That brings us to the situation at hand in the security office. Apparently the woman in question had instructed her child to get water at a time of day not scheduled for villagers to be near the campus. The child had been sent back by student security workers, but his mother had demanded he go back and fill the bucket. The child was caught entering another home on campus and security impounded the bucket. The enraged woman entered the campus and began to verbally abuse students, then removed her sandals and began to beat security workers on the head with them.

Now westerners will fail to comprehend the enormity of this action. First of all the shoe is considered unclean in that part of the world and the worst possible insult to be given would be to use the shoe against another person. To add further insult, in the community our security students were drawn from touching a person’s head was another gigantic insult. While some of my readers may not understand it, people could die from such an insult.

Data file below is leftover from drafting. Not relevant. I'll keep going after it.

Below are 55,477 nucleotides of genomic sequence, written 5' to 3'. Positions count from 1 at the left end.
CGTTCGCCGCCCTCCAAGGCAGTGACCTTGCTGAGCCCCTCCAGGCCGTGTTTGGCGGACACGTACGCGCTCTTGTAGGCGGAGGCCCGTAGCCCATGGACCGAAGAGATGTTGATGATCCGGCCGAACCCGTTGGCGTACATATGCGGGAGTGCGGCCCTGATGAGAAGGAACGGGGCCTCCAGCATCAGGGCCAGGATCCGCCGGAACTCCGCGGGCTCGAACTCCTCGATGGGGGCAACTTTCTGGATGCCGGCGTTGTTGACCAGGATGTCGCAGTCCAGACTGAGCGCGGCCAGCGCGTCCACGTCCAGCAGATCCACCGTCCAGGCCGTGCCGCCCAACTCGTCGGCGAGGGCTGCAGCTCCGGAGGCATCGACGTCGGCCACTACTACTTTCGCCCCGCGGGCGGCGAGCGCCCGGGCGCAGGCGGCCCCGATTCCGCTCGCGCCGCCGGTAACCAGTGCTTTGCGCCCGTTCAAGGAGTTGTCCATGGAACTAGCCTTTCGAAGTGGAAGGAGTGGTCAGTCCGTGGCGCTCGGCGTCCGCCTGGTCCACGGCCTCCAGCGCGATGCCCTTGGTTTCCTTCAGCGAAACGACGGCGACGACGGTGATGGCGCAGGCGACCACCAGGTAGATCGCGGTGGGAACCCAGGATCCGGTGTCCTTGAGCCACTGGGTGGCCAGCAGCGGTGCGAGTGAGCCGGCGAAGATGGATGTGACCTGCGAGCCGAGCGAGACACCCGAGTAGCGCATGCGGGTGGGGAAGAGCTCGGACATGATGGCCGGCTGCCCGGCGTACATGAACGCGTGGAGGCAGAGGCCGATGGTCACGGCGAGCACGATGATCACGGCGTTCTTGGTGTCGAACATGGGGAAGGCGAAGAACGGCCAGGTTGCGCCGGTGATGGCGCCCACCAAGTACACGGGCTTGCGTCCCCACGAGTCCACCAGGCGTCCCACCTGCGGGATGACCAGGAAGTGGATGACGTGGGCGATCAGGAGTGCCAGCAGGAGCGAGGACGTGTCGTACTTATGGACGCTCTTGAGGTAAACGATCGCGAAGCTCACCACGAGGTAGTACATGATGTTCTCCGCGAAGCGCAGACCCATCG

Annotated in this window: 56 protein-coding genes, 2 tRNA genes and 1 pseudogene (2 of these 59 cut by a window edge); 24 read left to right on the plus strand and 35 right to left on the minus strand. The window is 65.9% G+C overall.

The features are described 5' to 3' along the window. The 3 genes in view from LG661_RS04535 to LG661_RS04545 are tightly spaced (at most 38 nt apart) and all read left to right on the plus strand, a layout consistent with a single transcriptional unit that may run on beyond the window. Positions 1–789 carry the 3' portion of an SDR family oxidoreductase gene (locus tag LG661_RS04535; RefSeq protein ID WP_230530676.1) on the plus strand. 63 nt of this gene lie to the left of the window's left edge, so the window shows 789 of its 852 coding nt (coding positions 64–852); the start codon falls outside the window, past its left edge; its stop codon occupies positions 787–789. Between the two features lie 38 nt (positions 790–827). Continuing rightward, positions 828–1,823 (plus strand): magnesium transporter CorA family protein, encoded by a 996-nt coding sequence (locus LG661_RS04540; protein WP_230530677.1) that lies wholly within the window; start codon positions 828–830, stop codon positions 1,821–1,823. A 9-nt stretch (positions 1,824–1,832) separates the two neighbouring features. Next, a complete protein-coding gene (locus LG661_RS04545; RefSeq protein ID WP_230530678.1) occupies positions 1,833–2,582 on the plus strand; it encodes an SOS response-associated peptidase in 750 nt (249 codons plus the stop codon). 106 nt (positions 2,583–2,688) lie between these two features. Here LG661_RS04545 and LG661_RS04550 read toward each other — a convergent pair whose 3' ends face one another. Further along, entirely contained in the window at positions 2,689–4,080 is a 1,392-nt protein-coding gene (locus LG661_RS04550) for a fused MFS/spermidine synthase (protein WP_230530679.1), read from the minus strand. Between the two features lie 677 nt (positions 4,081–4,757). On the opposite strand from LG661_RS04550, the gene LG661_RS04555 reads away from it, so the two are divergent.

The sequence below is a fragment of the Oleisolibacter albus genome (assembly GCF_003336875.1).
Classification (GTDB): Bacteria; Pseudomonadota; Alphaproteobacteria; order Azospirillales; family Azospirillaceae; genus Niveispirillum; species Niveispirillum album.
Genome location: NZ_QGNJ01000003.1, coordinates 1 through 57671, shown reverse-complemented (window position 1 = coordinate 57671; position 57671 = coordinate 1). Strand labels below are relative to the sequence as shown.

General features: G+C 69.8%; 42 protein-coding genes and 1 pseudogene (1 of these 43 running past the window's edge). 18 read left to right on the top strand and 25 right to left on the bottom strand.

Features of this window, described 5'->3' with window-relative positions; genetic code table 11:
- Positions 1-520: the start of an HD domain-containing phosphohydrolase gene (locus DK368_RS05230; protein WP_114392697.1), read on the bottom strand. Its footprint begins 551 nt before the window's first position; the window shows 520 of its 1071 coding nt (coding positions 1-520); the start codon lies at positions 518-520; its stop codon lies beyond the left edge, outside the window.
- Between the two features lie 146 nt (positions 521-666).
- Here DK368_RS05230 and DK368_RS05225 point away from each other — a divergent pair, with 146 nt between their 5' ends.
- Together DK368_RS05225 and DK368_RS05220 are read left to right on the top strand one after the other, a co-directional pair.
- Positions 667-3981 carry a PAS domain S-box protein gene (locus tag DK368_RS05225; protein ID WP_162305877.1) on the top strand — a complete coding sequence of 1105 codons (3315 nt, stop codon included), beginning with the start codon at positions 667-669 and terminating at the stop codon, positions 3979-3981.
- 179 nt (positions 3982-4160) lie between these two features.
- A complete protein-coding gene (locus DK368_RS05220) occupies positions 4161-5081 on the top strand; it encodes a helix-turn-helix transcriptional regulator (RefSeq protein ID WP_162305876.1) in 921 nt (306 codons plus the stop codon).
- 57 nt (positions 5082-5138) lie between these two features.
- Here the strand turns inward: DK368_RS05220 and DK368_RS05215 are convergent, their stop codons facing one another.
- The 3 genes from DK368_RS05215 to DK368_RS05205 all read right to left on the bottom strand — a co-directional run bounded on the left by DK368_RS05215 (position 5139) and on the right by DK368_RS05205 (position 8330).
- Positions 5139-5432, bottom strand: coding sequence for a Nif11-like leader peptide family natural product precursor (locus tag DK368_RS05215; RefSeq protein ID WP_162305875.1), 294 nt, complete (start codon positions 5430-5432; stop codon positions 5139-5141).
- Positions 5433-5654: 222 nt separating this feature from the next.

I noted the wildly gesticulating crowd gathered outside that security office. They were from that community. I had a very big problem to deal with. The woman was from a local community and they were angry about restricted access to water. The students were from a different community who’d been grossly insulted. Solving one problem could create another!

Then the student in charge gave me valuable information. The aggressive ragged woman squatting on the floor of the security office turned out to be the wife of our farm tractor driver. The man was called for, and through a translator the situation was explained. The man could see the potential for losing his job on the farm and apologized profusely expressing anger at his wife’s foolish behavior. We then explained the delicate issue of the ‘slippering’ as slapping with a shoe is called there and the crowd gave a bellow of anger. He understood the danger to his family if this insult was not rectified. He asked to see his wife.